Do we need to follow up complete miscarriages with serum human chorionic gonadotrophin levels?

@article{Condous2005DoWN,
  title={Do we need to follow up complete miscarriages with serum human chorionic gonadotrophin levels?},
  author={George Condous and Emeka Okaro and Asma Khalid and Tom Bourne},
  journal={BJOG: An International Journal of Obstetrics \& Gynaecology},
  year={2005},
  volume={112}
}
Despite a history of heavy vaginal bleeding with clots, a proportion of women diagnosed with complete miscarriage, using transvaginal sonography (TVS), have an underlying ectopic pregnancy (EP). We evaluated the need for hormonal follow up in women with history and scan findings suggestive of complete miscarriage. One hundred and fifty‐two consecutive women with findings suggesting complete miscarriage at presentation based on their history and TVS were presented to the Early Pregnancy Unit… 

Ectopic pregnancy: Challenging accepted management strategies

  • G. Condous
  • Medicine
    The Australian & New Zealand journal of obstetrics & gynaecology
  • 2009
The diagnostic capabilities of transvaginal ultrasound to confirm an EP are well founded, but there are no randomised data to support the use of MTX over expectant management.

Diagnosing ectopic pregnancy and current concepts in the management of pregnancy of unknown location.

Current tools for the diagnosis of EP are appraised, the diagnostic criteria for non-tubal EP is described, the literature on the clinical management of PUL is reviewed and the current diagnostic challenges are outlined.

Pregnancy of unknown location: an evidence-based approach to management

The incidence of pregnancy of unknown location (PUL) is increasing, and conservative management of PUL results in lower rates of unnecessary intervention, as the condition often resolves spontaneously; the difficulty is in determining which ones will not.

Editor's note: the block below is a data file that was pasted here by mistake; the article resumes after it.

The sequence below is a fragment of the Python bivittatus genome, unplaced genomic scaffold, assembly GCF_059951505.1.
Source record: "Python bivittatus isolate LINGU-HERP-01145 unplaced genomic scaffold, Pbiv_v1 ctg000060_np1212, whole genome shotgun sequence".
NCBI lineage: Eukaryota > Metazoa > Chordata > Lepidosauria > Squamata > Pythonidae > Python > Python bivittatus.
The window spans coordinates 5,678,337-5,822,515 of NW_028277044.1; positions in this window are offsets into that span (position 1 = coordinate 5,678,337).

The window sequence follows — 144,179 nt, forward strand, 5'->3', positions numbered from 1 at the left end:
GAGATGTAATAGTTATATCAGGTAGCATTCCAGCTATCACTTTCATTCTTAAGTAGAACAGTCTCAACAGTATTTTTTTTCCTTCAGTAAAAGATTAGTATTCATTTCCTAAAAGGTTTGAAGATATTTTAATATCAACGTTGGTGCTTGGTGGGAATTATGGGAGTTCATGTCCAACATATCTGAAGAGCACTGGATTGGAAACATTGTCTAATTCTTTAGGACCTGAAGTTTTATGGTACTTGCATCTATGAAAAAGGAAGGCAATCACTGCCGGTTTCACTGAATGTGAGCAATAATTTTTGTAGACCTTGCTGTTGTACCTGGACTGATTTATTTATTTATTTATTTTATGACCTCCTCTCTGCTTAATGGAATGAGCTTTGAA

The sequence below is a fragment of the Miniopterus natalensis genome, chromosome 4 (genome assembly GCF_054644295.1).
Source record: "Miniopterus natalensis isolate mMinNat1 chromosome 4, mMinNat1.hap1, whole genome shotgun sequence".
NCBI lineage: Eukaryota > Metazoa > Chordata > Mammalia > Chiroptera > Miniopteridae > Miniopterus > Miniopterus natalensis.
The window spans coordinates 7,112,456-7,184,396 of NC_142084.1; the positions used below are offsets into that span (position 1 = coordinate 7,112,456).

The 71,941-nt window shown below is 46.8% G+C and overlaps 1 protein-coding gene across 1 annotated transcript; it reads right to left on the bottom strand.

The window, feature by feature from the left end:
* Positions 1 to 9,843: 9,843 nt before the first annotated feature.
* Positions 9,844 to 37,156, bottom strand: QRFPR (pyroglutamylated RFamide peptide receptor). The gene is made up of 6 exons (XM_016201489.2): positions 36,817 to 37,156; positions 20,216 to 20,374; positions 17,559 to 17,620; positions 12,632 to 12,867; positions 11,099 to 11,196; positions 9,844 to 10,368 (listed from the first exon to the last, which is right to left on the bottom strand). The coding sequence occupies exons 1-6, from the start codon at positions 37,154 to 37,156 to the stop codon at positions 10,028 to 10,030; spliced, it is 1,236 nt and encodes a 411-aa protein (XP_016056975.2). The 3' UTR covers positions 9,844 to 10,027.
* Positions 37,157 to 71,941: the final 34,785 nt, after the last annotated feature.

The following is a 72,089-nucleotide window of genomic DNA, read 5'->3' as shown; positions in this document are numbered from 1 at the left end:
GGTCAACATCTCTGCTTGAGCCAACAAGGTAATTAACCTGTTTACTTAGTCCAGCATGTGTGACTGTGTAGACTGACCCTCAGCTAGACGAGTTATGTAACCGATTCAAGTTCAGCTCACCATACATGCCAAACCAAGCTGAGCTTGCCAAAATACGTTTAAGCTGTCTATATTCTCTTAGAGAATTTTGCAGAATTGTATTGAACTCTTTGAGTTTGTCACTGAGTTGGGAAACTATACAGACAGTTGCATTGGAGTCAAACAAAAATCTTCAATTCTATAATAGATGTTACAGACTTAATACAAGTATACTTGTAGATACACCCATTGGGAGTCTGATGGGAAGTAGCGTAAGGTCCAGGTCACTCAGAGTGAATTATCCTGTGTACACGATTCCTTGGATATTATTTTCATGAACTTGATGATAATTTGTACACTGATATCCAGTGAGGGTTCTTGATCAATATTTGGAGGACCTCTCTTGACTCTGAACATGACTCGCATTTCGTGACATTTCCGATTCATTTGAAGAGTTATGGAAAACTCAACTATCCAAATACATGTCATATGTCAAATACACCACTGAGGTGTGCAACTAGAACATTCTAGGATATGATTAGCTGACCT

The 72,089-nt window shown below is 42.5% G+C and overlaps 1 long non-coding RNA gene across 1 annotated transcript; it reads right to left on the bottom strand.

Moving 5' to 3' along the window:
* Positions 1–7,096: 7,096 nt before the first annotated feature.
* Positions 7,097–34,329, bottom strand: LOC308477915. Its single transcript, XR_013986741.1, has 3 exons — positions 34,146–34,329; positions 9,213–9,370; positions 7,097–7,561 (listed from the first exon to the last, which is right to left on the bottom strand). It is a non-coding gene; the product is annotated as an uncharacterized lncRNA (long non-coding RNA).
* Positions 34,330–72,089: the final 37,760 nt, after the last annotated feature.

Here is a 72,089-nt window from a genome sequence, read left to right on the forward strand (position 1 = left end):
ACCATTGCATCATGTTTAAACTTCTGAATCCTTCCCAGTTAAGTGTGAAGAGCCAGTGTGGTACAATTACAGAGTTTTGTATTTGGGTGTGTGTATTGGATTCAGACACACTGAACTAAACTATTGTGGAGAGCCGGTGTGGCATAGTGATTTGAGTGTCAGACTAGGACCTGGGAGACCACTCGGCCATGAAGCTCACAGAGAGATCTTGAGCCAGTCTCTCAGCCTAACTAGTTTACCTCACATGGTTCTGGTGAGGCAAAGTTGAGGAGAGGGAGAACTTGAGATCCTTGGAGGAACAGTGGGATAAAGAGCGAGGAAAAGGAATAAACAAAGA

Pregnancies of unknown location: diagnostic dilemmas and management

New mathematical models have been developed to predict the outcome of pregnancies of unknown location; however, prospective studies are needed to assess the reproducibility of these models in different centres on different populations.

A missed opportunity for excellence: the NICE guideline on the diagnosis and initial management of ectopic pregnancy and miscarriage

  • T. Bourne
  • Medicine
    Journal of Family Planning and Reproductive Health Care
  • 2014
The quality indicators used by NICE are however a concern, and difficulties may arise if evidence is considered to be of poor quality as this leads to the opinions of NICE panels being perhaps too influential in what is or is not included in final guidance.

The optimal timing of an ultrasound scan to assess the location and viability of an early pregnancy.

In asymptomatic women with no previous ectopic pregnancy TVS should be delayed until 49 days, to reduce the number of inconclusive scans, without an associated increase in morbidity from missed ectopic pregnancies.

There is no role for uterine curettage in the contemporary diagnostic workup of women with a pregnancy of unknown location.

Established criteria for the use of uterine curettage in the management of PULs, including those advocated by the American Society for Reproductive Medicine (ASRM), can theoretically result in an inadvertent TOPs.

The management of miscarriage.

First trimester complications.

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Human chorionic gonadotrophin and progesterone levels in pregnancies of unknown location

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Test results of the diagnostic strategy, that integrated the results of serial transvaginal sonography, serum hCG monitoring and expectant management, were good and enabled us to avoid untimely invasive interventions in patients with an early intrauterine pregnancy or with trophoblast in regression.

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The logistic regression model M1, can predict which PULs will become failing Puls, IUPs and, most importantly, EPs based on the patient’s HCG ratio alone.

The conservative management of early pregnancy complications: a review of the literature

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